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Why a One-Week Report for AWR Sizing in Azure

It’s not uncommon for different recommended practices to arise in technical sizing and optimization practices.  For many, it’s a compromise between most optimal data and ease of access vs. impact on production environments, which is no different from what we face when sizing Oracle on Azure.

Join Performance for UUID, STRING, and INTEGER with CockroachDB

overview

To continue on the UUID performance thread, I was recently asked by a customer how joins perform with various data types. I had not run a specific test, but suspected perform would be driven mostly by the size of the data types.

I wanted to verify my assumptions with real test data that shows the core performance of joins with CockroachDB.

the schema, data, and queries

For this test, two tables were created. The first table had one million rows and the second table had 200k matching primary keys for UUID, STRING, and INTEGER data types.

schema:

create table u1 (id uuid primary key);
create table u2 (id uuid primary key);

create table s1 (id string primary key);
create table s2 (id string primary key);

create table i1 (id integer primary key);
create table i2 (id integer primary key);

data load:

2020 PASS Summit and the Azure SQL Championship

I barely have enough time to breathe let along blog these days, but lucky for me, I am taking some downtime today, so I can come out here and write!

Anyway, since I’m so busy, I volunteered to help judge the Azure SQL Championship that you can be part of!

Ingest format performance with UUID using CockroachDB

Recently, I have been working with customers that have been concerned about the performance of various UUID formats. Other products have various performance characteristics for inserting, generating and presenting UUID data.

For this blog, I ran a quick series of tests using jmeter insert data along with some simple SQL tests to generate UUID values. Hopefully, this will be helpful to better your understanding of UUID with CockroachDB.

UUID formats

Cockroach DB has four different ways data can be formatted for use with the UUID data type.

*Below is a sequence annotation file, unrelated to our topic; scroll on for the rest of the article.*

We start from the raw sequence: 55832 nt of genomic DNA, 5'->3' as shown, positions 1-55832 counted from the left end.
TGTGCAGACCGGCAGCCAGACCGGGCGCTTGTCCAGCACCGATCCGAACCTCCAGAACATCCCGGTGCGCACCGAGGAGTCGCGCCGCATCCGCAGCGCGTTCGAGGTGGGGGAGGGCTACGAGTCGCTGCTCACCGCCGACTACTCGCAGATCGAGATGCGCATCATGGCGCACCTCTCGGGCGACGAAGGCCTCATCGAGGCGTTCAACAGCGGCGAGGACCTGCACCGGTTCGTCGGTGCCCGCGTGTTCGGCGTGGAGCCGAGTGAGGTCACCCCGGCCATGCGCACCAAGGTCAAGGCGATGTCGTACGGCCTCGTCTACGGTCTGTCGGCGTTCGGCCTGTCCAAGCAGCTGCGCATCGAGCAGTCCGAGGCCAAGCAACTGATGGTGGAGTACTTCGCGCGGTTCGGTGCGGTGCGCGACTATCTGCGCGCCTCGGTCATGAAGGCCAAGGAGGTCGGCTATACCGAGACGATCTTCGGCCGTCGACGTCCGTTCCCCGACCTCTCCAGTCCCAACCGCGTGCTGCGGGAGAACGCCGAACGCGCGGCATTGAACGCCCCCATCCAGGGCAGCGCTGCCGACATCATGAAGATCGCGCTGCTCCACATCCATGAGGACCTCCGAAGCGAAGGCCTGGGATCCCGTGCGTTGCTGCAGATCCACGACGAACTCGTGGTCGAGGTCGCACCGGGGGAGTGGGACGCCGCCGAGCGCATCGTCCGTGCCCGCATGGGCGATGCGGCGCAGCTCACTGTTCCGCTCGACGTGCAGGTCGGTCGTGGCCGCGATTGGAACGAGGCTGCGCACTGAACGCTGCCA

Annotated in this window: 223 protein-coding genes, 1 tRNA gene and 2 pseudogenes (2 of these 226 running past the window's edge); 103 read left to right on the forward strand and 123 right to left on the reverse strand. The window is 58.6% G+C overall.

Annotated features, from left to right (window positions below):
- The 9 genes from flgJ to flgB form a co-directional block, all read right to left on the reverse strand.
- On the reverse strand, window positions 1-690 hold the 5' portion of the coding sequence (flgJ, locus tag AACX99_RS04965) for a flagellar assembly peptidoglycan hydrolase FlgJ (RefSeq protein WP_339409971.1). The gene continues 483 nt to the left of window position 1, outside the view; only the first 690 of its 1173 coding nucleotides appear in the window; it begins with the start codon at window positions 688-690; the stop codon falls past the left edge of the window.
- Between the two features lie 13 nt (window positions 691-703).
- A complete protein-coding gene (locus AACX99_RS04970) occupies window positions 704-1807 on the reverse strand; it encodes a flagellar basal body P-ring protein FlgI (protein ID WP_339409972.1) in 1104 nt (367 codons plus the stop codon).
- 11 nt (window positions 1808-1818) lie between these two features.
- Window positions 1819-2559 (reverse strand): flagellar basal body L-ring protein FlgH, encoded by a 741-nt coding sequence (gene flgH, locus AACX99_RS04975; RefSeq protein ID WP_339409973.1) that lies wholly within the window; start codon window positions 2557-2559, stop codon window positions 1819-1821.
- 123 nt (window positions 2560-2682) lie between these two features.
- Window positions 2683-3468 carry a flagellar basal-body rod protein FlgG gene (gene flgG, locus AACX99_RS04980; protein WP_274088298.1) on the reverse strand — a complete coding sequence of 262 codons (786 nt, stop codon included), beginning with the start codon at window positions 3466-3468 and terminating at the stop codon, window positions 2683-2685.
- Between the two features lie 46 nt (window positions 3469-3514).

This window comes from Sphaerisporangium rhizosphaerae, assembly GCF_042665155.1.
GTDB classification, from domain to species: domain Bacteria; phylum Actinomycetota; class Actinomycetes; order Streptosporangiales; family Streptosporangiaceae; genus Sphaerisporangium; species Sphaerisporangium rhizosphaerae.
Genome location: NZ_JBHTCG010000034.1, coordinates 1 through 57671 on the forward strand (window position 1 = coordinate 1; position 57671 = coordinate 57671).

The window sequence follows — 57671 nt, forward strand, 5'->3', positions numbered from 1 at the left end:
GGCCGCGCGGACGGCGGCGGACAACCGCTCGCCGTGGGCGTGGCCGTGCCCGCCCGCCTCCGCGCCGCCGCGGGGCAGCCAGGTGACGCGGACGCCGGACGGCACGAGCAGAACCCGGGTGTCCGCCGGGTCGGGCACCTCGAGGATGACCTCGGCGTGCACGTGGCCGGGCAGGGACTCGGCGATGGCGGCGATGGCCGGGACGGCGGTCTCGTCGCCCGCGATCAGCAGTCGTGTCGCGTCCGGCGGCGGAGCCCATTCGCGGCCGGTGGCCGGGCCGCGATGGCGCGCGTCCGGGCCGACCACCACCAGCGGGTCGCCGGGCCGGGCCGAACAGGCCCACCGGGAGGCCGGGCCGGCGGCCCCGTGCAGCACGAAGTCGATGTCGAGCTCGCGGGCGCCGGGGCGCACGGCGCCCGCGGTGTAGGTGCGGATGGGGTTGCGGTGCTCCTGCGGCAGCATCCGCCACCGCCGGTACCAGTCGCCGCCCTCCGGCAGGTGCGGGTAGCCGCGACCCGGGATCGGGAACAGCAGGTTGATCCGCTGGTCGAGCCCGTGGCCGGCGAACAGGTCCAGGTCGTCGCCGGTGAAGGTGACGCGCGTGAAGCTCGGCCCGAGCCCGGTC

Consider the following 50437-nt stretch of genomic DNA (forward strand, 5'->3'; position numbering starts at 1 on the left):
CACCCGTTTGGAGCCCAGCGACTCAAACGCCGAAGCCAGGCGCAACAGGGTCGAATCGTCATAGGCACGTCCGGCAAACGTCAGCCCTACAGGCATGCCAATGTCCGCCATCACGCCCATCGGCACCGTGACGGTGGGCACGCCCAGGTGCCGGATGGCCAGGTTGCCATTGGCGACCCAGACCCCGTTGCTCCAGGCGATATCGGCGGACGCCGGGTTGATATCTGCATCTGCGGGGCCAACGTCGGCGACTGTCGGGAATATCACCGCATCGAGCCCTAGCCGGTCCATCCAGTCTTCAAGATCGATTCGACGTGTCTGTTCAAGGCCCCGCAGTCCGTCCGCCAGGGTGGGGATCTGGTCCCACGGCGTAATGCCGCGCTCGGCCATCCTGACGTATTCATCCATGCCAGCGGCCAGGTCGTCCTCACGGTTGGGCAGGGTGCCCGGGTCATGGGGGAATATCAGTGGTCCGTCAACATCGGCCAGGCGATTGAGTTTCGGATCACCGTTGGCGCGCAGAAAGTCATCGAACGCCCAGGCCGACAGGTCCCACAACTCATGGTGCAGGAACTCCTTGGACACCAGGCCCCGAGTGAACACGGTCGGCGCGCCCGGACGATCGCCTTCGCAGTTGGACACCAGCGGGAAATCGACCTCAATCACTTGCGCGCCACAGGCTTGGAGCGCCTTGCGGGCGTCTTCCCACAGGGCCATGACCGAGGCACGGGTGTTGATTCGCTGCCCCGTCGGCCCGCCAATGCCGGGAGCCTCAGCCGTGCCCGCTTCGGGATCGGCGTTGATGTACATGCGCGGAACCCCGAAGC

String format
'63616665-6630-3064-6465-616462656564'

Curly Brace format
'{63616665-6630-3064-6465-616462656564}'

Prepping an Oracle Database for a Cloud Migration

There’s so much I need to get written down these days, but there’s only so many hours in a day and days in a week and I’ve totally failed in this area.  Well, I have a little time right now, so going to try to get something down.  It only took me four times to get this published! </p />
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Two Years at Microsoft

This is commonly the time at any company I discuss how I’m about to move on…

Nope, not planning on going anywhere… I know, it’s odd for everyone involved, but we’ll all get used to it.

Oracle on Azure- Sizing vs. Optimizing

As the flood gates open up on Oracle for Azure IaaS, working in an efficient manner has become a necessity.  We’re building out partners to help, but there are ways to empower our customers and those doing this work to make us all successful-  hopefully this post will assist.

After I posted the Estimate Tool for Sizing Oracle Workloads on Azure, I realized more guidance around AWR reports would be beneficial.  These tips will provide help to any migration, not just one to Azure, so read and reap the rewards!

World Backup Day- Backing up an Oracle Database using RMAN to Azure Blob Storage

A DBA is only as good as their last backup…or more so, their last recovery.

To celebrate #WorldBackupDay on Twitter, I’m blogging on how to backup an Oracle database directly to Azure Blob storage.  Yes, you could backup on a managed disk directly connected to the VM, then copy it off, but Azure Blob Storage is inexpensive and provides considerable speed and opportunity to create an NSF mount to use the backups with other Oracle hosts for cloning, recovery, etc.

Configure Blob Storage in the Azure Portal

In this example, we have an Oracle database running on an Azure IaaS VM and need to backup the database with RMAN.  No RMAN repository catalog will be used, but yes, you can use one-  no problem.

If you don’t already have a database and want to play along, you can perform the following blog post to create one.

Create a Simple Oracle VM on Azure IaaS

Use the following shell script to create your Oracle VM.  I chose the following parameters to create mine:

Using Azure Cloud Shell and with persistent storage, which are linked on the github page, I uploaded the mk_oravm.sh script and run it after changing the permissions.

chmod 744 mk_oravm.sh

Provision the VM

Run the script:

 ./mk_oravm.sh

Anwser the questions from the script:

Locating Oracle Enterprise Linux Images for Azure

Just like with other UI’s, the Azure portal may not show you the wealth of offerings that can be found in the Azure catalog.  For those Oracle DBAs hoping to build an IaaS VM image from a certified OS version, this means they need Oracle Enterprise Linux and are frustrated when they can’t locate it in the portal.

Empower with the Cloud Shell

Oracle DBAs rarely are fascinated with user interfaces or portals, so when you offer us something like the Azure Cloud Shell, it’s something we should embrace.  I’ve spoke about it before and I will rave about it again here.  If you haven’t set it up, skip the download to your desktop and simply go to Azure Cloud Shell and connect to your Azure account.  Once there, ensure you’ve set the CLI to BASH and use this just as you would Putty or Xterminal.